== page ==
• Carnegie Mellon University

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Carnegie Mellon University

Given the design challenge of using the 5-axis wire cutter to modify standard extruded terra cotta components, architecture and design students at Carnegie Mellon looked to geological formations as inspiration. Their rainscreen assembly design draws from the plays on positive and negative space of the Kannesteinen Rock in Norway and considers the way water flow both patterns and establishes plant life on cliff walls. Eroded by years of wind and water, the visual connectivity of its curvilinear geometries is translated into the terra cotta assembly, which boasts endless potential aggregations with embedded planting and watering functions, creating an haptic biophilic experience.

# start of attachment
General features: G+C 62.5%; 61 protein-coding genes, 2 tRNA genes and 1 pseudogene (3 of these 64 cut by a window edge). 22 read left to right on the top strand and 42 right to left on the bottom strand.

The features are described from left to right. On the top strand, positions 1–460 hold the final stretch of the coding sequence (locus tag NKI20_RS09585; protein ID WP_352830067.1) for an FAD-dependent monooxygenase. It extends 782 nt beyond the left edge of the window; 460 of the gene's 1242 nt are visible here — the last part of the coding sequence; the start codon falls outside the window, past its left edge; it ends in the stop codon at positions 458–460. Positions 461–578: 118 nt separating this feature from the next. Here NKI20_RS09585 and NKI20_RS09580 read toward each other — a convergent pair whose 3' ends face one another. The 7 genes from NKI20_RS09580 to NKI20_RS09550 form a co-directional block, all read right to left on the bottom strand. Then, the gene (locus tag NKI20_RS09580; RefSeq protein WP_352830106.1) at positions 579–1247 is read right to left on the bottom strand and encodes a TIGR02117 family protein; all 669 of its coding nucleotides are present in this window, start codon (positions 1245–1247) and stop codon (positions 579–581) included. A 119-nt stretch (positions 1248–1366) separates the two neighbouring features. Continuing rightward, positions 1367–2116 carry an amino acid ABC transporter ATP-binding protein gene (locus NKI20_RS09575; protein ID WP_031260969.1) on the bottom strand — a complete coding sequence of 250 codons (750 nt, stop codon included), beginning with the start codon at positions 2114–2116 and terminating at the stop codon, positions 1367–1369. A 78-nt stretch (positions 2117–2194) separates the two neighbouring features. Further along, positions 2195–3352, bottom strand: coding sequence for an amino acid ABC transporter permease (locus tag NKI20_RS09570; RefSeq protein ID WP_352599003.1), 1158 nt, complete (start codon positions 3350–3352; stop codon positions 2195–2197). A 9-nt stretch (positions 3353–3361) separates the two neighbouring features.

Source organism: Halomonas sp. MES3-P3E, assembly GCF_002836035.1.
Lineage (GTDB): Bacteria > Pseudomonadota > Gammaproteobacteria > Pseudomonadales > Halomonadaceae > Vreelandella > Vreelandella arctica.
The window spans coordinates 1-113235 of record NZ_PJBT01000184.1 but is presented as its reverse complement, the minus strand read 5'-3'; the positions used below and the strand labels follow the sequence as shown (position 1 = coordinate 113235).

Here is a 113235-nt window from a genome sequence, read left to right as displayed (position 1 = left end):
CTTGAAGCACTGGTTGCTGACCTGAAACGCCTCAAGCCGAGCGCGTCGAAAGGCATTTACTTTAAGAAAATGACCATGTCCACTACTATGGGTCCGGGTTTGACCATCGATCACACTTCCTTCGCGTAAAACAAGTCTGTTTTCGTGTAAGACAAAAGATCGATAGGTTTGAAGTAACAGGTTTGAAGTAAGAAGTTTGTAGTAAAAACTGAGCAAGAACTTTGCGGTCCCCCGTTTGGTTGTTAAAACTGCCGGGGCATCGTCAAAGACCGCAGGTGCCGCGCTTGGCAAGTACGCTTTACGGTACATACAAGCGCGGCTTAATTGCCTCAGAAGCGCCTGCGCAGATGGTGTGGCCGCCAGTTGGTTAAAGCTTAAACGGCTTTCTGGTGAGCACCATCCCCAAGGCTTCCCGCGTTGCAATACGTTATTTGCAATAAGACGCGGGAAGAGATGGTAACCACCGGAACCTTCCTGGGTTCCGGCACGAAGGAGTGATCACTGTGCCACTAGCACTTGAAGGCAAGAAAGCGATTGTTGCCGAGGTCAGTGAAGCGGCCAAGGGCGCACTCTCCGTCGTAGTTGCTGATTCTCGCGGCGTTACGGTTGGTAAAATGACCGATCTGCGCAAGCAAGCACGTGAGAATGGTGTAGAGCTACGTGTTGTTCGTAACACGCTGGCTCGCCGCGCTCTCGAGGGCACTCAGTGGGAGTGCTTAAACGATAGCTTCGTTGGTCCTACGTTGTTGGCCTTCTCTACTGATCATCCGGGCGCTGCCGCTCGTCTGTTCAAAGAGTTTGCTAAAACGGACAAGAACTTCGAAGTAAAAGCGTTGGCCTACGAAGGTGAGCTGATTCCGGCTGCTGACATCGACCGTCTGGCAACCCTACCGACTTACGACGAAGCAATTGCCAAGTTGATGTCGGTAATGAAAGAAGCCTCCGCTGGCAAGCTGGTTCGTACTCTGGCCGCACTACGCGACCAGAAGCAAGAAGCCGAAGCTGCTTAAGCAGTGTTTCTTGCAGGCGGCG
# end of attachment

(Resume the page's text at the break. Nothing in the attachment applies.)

2021 Team Participants

Team Members

Professor: Laura Garófalo

Student Team: Elena Marzina; Kashmala Imtiaz; Ian Lippincott; Victor Beyazit Eraslan; Yonglin Huang

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